Heritage Tourism: Where Public and History Don't Always Meet

Article excerpt

Recently I visited a Caribbean island. It is an island-state much like many others in this region of the world: Its beaches are white, its people are black, its skies and waters are blue, its mountains are green, and its birds and fishes and flowers are every color in the rainbow. Its roads were laid out when land transportation was by way of horseback or donkey cart or on foot. Its legislature meets in a dignified one hundred-fifty year old stone building painted the color of lime juice. Its school children wear uniforms and appear to the American visitor to be anachronistically neat and well-behaved. It is an interesting place.

Its history is interesting, too. Virtually the entire native-born population today is made up of the descendants of Africans, brought to the Caribbean in chains by European colonialists to labor in the mines and on the plantations. Europeans conquered the Caribbean islands in the 16th century. They established trading outposts, plantations, and mines throughout the region. The commerce that ensued introduced tomatoes to Italy, potatoes to Ireland, and sugar and horses to the Americas. It also introduced the plantation system of agricultural production based on African slavery to the Americas. (1)

After a series of slave uprisings throughout the Caribbean, the practice of slavery was ended on this island in the 1840s. In the twentieth century, the descendants of slaves gained in social and political strength; in the second half of the twentieth century, blacks came to control the government, and have done so for several decades. From these islands have come music, poetry, dance, and art that are known the world over. As I said, this is an interesting place.

Beyond these basic points, however, I knew little about the island's history. My historian's curiosity was aroused by this society that seems to have taken such a different course from that of the United States. So, I signed up for a guided tour of the historic sites.

To my disappointment, our tour guide was not a native islander, but a recent transplant from Minnesota! She began her tour by talking about the bravery and heroism of Christopher Columbus. She told us how he faced the cannibalistic Caribs--a name and description used for one of the native peoples in the region--and even lost one of his men to their attacks. She went on to tell of pirates and warriors and captains of agriculture and trade. She noted that when slavery was abolished in 1847, "hard times" followed. She pointed out that the colonial governor who ended slavery was recalled to his native Denmark, and that although he was later "exonerated," his ending of slavery "ruined his career."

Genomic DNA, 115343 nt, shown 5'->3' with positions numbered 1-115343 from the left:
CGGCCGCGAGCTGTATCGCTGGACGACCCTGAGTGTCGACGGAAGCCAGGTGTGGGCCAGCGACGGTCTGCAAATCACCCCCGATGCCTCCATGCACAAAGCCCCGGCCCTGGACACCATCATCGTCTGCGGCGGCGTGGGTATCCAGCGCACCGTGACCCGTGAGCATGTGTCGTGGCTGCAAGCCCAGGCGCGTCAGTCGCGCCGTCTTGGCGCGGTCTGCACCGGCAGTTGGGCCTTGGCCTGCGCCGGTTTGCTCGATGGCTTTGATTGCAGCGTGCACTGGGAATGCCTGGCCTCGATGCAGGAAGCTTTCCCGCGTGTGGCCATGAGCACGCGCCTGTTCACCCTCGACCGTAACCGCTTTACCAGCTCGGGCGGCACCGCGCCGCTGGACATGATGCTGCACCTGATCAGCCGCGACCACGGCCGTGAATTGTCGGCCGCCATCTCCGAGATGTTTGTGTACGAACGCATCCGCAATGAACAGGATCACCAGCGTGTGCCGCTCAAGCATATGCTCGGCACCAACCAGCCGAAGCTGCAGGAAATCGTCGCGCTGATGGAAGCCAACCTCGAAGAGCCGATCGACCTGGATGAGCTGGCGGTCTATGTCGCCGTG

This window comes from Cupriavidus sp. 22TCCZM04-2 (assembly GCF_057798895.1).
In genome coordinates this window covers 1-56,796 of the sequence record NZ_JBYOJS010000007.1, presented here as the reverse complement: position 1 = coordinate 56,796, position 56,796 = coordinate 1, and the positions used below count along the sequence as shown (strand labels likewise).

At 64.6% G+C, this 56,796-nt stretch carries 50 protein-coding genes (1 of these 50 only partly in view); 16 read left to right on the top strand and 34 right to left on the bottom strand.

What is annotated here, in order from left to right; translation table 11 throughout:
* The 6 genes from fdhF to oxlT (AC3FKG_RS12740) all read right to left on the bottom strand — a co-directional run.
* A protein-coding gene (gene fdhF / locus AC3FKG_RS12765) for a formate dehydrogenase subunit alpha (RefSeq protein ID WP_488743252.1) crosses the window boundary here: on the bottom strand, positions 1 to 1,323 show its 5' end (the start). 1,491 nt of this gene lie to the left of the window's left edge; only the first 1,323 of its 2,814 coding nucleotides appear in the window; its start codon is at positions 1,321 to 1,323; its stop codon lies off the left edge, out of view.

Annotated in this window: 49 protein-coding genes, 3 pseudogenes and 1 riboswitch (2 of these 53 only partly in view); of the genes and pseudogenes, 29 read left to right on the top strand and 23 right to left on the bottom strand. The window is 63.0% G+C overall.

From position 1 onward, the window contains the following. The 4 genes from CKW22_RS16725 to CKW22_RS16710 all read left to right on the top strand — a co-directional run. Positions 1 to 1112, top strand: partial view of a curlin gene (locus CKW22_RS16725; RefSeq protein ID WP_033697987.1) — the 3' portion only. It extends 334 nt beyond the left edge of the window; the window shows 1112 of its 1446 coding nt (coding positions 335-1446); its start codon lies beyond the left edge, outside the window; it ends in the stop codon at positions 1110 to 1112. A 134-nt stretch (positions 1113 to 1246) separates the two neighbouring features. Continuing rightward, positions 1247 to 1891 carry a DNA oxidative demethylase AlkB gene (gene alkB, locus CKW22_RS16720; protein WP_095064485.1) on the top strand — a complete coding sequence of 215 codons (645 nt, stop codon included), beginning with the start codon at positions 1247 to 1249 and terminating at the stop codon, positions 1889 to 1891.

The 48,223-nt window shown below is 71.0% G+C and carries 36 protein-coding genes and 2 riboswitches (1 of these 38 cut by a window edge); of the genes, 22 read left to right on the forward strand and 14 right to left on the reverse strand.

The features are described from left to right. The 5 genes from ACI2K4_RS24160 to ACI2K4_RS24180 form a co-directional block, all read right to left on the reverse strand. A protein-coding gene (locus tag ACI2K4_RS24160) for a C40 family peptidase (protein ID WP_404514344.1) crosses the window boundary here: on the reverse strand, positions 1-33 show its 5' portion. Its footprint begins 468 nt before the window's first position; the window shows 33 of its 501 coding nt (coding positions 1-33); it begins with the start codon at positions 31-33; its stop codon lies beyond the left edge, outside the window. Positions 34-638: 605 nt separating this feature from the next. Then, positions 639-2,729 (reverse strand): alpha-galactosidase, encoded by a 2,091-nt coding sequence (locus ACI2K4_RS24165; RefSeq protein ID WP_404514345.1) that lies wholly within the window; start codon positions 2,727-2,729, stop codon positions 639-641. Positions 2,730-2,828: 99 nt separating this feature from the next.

Of the island's natural history, we learned that it has a natural deepwater port, and that many of the walls are made of a native stone known as "blue bitch," because it is so hard it is really a bitch to quarry. In the words of comedian Dave Barry, "I am not making this up."

Then we visited a house museum. It was the reconstructed home of a Danish banker who came to the island about 1820. A local historical society docent--a retired New Yorker--told us the story of the house. The story was all too familiar: The banker brought his family to the island to make his fortune. They braved the hostile elements and unfamiliar culture. He was shrewd but fair. He raised a large family. He grew rich from the resources and produce of the island and the labor of its people. He became a pillar of the community. The house (although reconstructed in the 1960s) represents the lifestyle of the merchant class of the 19th century. Some of the furniture and furnishings were imported; some made on the island. Most were collected and donated since the 1960s by historical society members, and have no provenance that connects them to this actual house. We were told that the house has high ceilings in order to catch the breeze. We learned that life was difficult, but the people were strong. …